Tzouvala stresses both that the ‘standard of civilization’ as legal argument was involved in each conflict she examines, and that her account of the logic of this part of international law does not exhaustively explain events on the ground. That is to say, there are still contingencies. Tzouvala’s account provides an explanation of the backdrop within which the situations she analyzes existed and the limited set of possible outcomes in that situation. She calls this ‘structured indeterminacy’ (215), meaning that in a given situation capitalist social relations limit what outcomes are possible, yet what capitalism-compatible outcome occurs is genuinely open-ended. That outcomes are both structured and, within that structure, indeterminate, is important for two reasons: people who participate in or study conflicts over different possible outcomes within capitalism are right to experience those conflicts as open-ended and high stakes. At the same time, such conflicts only end with some version of capitalism, with all the negative elements built into capitalist society still present. Tzouvala’s framework can account for all of these realities.
By tracing different concrete historical situations in the book, Tzouvala makes clear that the standard of civilization as been dynamic in two senses. First, the standard changed over time as notions of civilization changed. Tzouvala notes, for example, that the rise of the welfare state within dominant states led to making the presence of a recognizable welfare state a mark of civilization. Second, the standard did not necessarily indicate permanent exclusion from or subordination with the global legal order, because civilization was a historical condition that could be achieved. This is an element of what Tzouvala calls the ‘logic of improvement’ (43). A state could be barred from full and equal status by not being improved enough, so to speak, but further improvement remained possible—and indeed, was rendered compulsory. This logic also implied some degree of minimal restraint upon colonizing powers, as they were required to at least rhetorically present evidence of uplifting the people they colonized. This is not at all to believe colonizers’ claims of civilizing mission, but rather to say that under international law colonizers were compelled to make such claims and present some degree of evidence, which was subject to dispute.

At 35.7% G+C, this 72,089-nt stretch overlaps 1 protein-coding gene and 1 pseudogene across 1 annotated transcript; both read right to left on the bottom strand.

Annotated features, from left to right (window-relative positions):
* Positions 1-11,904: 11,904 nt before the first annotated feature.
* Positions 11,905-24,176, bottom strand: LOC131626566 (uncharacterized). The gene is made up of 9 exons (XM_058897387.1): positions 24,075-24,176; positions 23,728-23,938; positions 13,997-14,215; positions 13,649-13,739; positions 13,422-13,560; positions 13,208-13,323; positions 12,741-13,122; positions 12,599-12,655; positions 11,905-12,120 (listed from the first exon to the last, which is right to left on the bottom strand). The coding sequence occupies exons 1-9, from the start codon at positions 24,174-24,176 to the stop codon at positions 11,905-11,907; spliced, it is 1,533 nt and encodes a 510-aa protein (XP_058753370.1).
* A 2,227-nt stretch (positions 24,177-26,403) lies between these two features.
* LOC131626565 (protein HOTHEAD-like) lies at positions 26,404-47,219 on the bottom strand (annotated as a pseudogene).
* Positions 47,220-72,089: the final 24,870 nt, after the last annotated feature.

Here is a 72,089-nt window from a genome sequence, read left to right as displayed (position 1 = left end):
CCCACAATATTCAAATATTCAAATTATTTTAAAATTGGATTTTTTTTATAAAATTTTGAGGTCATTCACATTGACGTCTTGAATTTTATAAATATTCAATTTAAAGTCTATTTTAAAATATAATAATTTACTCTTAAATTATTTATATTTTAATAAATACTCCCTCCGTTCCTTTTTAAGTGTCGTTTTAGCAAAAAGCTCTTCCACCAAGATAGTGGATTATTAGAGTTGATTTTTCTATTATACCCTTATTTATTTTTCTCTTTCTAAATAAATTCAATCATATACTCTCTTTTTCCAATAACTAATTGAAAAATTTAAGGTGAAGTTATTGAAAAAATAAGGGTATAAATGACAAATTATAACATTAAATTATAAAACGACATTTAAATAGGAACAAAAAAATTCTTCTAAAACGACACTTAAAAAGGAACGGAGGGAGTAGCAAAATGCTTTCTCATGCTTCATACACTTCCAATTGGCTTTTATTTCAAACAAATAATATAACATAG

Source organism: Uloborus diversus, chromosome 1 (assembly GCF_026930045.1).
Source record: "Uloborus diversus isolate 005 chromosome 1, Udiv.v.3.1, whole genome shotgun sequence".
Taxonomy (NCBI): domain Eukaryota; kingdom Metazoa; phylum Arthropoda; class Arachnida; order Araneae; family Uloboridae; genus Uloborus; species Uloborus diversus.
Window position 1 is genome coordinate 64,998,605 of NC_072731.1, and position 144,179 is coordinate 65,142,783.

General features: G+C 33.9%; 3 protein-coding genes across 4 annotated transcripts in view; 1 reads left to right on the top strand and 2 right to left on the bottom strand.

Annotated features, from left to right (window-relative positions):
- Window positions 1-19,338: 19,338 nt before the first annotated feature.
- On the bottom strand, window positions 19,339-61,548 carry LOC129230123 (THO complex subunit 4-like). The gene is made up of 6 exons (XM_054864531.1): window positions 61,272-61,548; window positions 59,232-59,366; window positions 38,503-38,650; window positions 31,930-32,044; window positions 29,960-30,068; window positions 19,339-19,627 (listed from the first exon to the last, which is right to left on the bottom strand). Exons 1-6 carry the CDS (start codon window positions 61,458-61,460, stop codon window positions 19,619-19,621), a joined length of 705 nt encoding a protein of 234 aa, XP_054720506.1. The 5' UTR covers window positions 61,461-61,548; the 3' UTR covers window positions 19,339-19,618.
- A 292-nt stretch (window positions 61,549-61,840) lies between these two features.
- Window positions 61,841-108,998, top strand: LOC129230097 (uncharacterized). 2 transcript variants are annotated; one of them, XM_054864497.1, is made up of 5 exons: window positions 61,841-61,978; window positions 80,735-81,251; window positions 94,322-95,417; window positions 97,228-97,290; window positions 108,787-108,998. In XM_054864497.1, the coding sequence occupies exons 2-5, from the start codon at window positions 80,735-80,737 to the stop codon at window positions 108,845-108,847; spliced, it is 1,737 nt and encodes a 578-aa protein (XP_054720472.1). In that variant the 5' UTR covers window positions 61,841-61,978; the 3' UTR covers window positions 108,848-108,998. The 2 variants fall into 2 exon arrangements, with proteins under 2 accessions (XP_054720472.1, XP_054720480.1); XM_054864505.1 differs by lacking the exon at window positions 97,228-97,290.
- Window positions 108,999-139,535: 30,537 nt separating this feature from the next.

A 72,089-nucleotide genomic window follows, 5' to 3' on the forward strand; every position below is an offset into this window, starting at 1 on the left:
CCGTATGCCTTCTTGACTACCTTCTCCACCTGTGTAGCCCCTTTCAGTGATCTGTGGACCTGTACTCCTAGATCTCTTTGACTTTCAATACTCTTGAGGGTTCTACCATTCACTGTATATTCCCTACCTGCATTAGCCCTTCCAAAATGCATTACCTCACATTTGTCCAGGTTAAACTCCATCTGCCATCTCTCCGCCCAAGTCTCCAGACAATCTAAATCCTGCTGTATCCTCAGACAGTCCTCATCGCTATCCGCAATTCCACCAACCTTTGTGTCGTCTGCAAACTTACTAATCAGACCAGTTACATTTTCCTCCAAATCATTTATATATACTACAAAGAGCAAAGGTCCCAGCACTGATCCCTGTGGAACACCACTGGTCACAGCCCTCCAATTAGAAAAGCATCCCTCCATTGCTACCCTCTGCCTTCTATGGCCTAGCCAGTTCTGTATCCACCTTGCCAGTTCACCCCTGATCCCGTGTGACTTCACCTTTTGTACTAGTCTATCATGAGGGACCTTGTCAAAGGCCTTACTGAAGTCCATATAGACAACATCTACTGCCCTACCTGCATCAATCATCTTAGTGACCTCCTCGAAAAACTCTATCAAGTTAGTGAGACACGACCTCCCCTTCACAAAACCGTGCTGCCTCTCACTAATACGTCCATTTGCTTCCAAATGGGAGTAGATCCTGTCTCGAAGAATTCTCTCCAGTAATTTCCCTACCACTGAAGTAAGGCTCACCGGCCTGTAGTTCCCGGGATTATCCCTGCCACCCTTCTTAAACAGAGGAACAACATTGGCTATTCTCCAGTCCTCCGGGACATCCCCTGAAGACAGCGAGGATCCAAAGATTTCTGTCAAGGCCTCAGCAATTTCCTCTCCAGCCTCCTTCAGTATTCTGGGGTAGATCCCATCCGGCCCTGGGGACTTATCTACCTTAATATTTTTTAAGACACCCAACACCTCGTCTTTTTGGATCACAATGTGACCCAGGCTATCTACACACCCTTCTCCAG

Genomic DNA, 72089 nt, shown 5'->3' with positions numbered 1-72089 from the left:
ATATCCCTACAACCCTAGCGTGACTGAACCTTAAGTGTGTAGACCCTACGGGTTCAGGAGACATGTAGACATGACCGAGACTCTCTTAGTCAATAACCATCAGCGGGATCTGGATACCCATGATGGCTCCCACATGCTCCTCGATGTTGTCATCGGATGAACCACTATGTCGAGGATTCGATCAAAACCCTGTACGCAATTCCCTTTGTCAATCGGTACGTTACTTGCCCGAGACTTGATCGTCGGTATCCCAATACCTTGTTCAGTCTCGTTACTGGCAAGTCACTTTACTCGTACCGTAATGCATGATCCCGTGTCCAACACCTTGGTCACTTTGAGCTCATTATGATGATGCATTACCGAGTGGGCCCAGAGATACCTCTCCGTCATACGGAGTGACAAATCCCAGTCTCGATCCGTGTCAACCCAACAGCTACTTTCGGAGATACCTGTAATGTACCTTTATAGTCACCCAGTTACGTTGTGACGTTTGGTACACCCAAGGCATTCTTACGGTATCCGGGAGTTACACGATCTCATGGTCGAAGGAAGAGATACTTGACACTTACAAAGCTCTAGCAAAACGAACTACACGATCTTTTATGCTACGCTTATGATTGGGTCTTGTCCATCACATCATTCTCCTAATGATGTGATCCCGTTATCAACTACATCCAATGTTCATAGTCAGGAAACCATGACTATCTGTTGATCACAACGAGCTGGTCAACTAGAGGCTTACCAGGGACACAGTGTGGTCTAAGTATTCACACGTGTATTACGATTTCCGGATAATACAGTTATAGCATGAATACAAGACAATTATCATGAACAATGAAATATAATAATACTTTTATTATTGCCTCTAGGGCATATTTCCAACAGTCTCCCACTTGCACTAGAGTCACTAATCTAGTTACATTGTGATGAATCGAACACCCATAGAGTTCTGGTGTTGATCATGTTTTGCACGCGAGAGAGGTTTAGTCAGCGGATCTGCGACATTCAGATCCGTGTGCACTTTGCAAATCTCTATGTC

Tzouvala argues throughout the book that the standard of civilization has tended to be expressed not only through the logic of improvement, but also through what she calls the ‘logic of biology’ (45). The logic of biology opposes the (mild, relative) dynamism implied in the logic of improvement, holding instead that certain people are simply fixed, frozen in time, inherently incapable of being even notional equals with the dominant powers of the world system. Over time the logic of biology faced serious challenges from decolonial and other movements, making this logic less acceptable to declare openly. Instead, the logic has taken a turn toward the cultural, which offered other reasons to make claims functionally equivalent to biological racism. (Tzouvala’s book here could be read productively in tandem with Balibar and Wallerstein, 1991, on the pattern of reifying culture as a permutation of racism.)
Tzouvala argues at length that international law has tended to exist over time in the form of a movement back and forth between the logics of biology and improvement with arguments in international law about one such logic tending to give rise to the other, and vice versa. This can be understood as international law having a contradictory character, in keeping with the general Marxist sense that capitalism’s reproduction is a contradictory process. Indeed, Tzouvala argues that the contradictory logics that constitute the standard of civilization represent different ways of conceptualizing the contradictory processes of capitalism’s reproduction.